Hawking made many important discoveries and theories over the course of his life. One of his earliest theories was that the universe began as a single point (and that it had not existed forever, as some scientists believed). This theory is one of the key building blocks in the theory of the Big Bang.
Additionally, Hawking conducted research to learn more about black holes. In 1973, he hypothesized that black holes emit radiation; some scientists thought the idea was ridiculous, but several years later further studies proved he was correct. Hawking frequently made wagers with other scientists about whose theory would eventually be proven correct; he often won, but not always!
In the late 1970s Hawking was made a professor of mathematics at Cambridge University. Both he and his work grew in popularity around the world, and he received many medals and awards for his accomplishments.
As Hawking continued to develop new theories about the beginnings of the universe, he decided to publish a book on the topic that a general audience would be able to read. A Brief History of Time was first published in 1984 and immediately made it onto bestseller lists in several countries. Over the next decade, he published several other books, some for scientific audiences and some for general audiences, including a series of children’s books (co-authored by his daughter) titled George’s Secret Key to the Universe.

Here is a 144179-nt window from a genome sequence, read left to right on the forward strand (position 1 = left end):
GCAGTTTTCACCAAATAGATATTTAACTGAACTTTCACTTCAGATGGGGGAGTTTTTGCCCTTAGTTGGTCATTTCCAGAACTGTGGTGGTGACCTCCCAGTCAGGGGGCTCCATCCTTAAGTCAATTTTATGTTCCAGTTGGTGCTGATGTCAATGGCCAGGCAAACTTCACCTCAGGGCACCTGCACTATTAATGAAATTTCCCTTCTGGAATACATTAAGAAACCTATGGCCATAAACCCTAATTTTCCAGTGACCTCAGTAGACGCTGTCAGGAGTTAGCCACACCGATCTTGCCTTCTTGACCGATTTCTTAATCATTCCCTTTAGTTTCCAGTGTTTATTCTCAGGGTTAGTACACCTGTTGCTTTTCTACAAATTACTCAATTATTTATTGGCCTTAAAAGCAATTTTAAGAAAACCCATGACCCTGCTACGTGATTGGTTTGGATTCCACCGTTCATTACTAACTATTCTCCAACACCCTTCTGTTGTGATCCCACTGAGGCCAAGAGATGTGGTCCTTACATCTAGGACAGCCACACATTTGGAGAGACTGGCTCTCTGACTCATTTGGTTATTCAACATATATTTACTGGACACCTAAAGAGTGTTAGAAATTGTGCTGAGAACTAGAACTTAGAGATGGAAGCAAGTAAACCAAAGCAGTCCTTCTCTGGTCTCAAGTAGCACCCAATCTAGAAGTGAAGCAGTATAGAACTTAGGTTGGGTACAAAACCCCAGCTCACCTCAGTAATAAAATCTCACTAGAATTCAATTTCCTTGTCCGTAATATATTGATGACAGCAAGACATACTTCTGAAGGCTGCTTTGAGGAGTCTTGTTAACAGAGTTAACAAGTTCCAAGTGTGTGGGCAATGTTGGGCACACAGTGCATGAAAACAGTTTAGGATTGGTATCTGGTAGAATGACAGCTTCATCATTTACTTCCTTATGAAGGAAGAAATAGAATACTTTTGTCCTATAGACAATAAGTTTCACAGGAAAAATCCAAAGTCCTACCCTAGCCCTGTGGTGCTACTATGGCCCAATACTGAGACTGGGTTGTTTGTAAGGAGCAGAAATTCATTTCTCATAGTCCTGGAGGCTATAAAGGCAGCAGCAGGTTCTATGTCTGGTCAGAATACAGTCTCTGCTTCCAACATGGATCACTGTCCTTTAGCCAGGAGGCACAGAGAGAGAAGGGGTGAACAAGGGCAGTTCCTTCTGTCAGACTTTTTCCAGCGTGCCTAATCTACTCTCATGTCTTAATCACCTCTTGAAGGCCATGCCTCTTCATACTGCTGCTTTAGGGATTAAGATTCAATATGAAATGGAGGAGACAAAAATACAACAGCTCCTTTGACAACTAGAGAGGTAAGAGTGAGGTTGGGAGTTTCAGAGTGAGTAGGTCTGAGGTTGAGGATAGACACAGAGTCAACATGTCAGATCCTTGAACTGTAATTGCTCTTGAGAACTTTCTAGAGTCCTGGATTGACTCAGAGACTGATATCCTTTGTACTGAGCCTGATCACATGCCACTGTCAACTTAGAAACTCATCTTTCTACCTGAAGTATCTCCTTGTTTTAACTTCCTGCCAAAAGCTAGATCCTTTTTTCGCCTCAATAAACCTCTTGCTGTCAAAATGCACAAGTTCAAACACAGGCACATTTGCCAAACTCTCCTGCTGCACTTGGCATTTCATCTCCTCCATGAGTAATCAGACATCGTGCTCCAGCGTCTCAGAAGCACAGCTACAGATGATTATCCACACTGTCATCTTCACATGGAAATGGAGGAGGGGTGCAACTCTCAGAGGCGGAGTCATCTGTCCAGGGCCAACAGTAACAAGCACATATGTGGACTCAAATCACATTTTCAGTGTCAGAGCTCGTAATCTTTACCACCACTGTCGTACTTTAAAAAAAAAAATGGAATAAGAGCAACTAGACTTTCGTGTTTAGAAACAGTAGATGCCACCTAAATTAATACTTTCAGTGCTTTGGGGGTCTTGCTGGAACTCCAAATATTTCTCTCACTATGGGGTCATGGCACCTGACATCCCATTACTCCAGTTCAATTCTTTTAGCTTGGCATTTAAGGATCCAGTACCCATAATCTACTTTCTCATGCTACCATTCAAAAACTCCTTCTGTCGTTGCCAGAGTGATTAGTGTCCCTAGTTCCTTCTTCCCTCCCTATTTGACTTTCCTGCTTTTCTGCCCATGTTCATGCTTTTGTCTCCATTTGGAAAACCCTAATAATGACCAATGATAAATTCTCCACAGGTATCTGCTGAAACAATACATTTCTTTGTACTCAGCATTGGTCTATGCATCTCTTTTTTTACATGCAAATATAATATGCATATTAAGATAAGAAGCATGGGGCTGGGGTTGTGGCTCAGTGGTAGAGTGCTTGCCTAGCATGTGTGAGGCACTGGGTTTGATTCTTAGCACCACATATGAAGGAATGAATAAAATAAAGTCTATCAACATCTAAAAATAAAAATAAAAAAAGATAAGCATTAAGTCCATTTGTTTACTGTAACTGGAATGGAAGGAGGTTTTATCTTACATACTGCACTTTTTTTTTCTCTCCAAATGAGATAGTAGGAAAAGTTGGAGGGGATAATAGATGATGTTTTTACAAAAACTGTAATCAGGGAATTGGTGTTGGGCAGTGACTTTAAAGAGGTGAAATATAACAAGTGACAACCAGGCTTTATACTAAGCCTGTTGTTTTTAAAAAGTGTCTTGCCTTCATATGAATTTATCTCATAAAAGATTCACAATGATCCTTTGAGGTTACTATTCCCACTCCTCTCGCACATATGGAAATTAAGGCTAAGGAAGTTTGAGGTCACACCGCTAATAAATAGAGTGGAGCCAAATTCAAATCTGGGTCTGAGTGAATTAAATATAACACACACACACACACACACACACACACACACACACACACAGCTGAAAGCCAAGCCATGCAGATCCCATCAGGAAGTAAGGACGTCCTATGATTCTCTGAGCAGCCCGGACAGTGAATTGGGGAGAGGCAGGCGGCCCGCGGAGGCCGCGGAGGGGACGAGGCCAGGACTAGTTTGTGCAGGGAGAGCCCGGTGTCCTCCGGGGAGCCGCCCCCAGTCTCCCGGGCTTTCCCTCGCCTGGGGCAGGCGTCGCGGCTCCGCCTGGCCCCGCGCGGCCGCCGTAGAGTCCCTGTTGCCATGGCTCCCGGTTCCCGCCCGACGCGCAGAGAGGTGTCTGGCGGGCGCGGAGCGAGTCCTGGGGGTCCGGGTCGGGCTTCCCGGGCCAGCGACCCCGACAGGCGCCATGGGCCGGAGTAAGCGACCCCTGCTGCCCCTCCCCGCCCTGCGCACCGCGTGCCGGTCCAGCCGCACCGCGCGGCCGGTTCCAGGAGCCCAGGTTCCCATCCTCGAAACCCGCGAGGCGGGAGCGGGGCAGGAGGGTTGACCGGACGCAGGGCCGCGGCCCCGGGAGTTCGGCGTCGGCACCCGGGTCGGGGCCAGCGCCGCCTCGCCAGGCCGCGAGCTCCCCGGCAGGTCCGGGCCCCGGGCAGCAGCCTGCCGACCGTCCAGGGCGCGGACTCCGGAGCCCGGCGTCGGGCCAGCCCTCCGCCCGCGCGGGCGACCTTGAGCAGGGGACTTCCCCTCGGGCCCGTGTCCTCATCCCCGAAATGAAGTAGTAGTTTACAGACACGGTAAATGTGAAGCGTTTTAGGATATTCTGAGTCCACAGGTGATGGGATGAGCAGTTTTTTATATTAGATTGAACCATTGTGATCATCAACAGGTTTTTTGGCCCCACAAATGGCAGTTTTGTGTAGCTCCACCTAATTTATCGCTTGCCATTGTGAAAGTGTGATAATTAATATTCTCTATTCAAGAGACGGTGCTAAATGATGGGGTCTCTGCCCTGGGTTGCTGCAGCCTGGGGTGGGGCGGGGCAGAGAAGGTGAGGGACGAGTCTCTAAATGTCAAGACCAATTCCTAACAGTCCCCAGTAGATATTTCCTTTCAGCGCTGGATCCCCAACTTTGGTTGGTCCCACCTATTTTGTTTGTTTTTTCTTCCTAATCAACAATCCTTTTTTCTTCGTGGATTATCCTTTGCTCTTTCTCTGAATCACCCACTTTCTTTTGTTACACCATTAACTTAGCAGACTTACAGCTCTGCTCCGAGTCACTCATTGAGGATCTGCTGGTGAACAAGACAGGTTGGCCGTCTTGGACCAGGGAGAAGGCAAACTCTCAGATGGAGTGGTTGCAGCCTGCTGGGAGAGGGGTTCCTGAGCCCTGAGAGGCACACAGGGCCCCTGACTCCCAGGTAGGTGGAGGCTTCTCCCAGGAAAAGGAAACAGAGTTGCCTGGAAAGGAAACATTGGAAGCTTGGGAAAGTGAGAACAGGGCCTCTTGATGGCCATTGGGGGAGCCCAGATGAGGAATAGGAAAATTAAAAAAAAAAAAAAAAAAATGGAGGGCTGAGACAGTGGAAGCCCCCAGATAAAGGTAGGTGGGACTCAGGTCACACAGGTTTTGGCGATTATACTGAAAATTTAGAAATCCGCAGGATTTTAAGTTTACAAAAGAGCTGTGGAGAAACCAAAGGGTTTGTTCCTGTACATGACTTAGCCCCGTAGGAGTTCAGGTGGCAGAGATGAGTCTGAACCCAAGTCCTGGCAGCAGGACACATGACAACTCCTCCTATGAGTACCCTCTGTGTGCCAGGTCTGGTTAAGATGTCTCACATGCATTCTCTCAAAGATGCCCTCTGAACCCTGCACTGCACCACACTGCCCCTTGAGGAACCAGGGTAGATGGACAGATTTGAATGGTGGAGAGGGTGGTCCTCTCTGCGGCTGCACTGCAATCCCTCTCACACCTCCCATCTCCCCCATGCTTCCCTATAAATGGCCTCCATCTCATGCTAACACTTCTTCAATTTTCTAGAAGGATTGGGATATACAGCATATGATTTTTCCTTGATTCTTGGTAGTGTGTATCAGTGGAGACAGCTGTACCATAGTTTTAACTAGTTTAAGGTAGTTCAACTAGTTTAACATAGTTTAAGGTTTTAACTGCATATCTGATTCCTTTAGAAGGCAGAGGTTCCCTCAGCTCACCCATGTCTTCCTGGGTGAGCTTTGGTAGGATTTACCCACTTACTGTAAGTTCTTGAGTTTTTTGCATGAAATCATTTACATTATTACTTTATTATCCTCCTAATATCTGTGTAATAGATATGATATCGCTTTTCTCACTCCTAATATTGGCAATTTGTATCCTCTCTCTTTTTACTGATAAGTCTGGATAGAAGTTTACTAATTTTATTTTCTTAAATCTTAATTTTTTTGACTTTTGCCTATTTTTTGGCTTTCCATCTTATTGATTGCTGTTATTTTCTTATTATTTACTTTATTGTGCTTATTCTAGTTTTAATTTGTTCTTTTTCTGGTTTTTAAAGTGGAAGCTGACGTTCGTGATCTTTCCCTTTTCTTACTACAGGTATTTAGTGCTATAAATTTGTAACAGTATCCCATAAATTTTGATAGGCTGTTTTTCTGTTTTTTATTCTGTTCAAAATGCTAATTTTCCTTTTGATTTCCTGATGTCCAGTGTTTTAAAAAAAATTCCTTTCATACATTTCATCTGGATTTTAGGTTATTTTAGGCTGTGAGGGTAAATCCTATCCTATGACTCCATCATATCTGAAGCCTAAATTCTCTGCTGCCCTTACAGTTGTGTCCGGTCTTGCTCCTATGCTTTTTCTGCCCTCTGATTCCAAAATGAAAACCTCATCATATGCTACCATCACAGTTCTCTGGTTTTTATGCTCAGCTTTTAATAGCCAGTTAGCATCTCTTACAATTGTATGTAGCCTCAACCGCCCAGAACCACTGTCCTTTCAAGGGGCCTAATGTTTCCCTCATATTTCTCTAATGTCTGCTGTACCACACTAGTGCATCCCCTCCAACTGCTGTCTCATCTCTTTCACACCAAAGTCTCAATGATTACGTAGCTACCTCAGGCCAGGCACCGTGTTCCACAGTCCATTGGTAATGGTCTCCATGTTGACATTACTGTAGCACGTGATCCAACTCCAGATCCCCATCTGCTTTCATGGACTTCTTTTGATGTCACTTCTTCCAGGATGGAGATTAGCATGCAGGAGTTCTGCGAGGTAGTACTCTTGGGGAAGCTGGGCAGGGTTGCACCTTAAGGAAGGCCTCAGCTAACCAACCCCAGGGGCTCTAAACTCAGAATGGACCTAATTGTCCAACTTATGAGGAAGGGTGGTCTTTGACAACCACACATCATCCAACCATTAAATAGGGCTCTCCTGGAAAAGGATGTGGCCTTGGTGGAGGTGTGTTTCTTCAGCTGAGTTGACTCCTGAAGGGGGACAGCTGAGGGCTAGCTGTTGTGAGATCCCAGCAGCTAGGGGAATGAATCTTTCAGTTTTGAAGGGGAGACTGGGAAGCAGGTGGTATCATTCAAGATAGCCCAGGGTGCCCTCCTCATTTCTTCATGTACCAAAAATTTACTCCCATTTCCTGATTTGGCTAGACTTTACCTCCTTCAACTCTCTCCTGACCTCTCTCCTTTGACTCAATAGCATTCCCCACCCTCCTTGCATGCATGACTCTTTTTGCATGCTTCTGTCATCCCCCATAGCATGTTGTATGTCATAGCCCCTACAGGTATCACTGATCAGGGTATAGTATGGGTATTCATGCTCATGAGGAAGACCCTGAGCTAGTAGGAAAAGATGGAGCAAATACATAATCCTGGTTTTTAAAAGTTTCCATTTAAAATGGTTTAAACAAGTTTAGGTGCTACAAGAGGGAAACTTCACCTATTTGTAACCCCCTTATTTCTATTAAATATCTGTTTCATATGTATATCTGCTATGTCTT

Hawking remains active in the scientific community. He has been promised a ride on the first privately launched spaceship, the Virgin Galactic spaceship, although there is no launch date yet. He continues to create scientific content for broad audiences but also remains involved with many hot issues in the world of physics.Q3
Living with ALS
Hawking’s disease certainly never stopped him from achieving incredible things, but it has posed many difficulties. He lost most of his ability to write while he was still in his 20s, but he was able to continue working in physics by seeing equations in terms of geometry. When he became too unsteady on his feet to walk, he resigned himself to wild and unpredictable wheelchair driving instead. He and his wife campaigned for greater wheelchair access around Cambridge grounds, but he hesitated to call himself a disability rights activist because he preferred to distance himself from the disease.
ALS eventually made Hawking’s speech too slurred for others to understand him. He utilized a variety of cutting-edge technologies to help him communicate. At first, he raised his eyebrows to point to letters that spelled out words. Eventually he and some friends developed a computer program that allowed him to select words from over 2,000 pre-coded phrases. The computer was attached to his wheelchair, so he could communicate without a translator. As his disease progressed, he used more and more advanced technology, including predictive software and computers that sensed his cheek movements.
Although he prefers to be known for his work in physics, Hawking has become more of a disability rights activist since the 1990s. Around 2000, he and 11 other people worked on a charter calling governments to increase support for those with disabilities. In 2012, he hosted part of the opening ceremonies for the Paralympics.Q4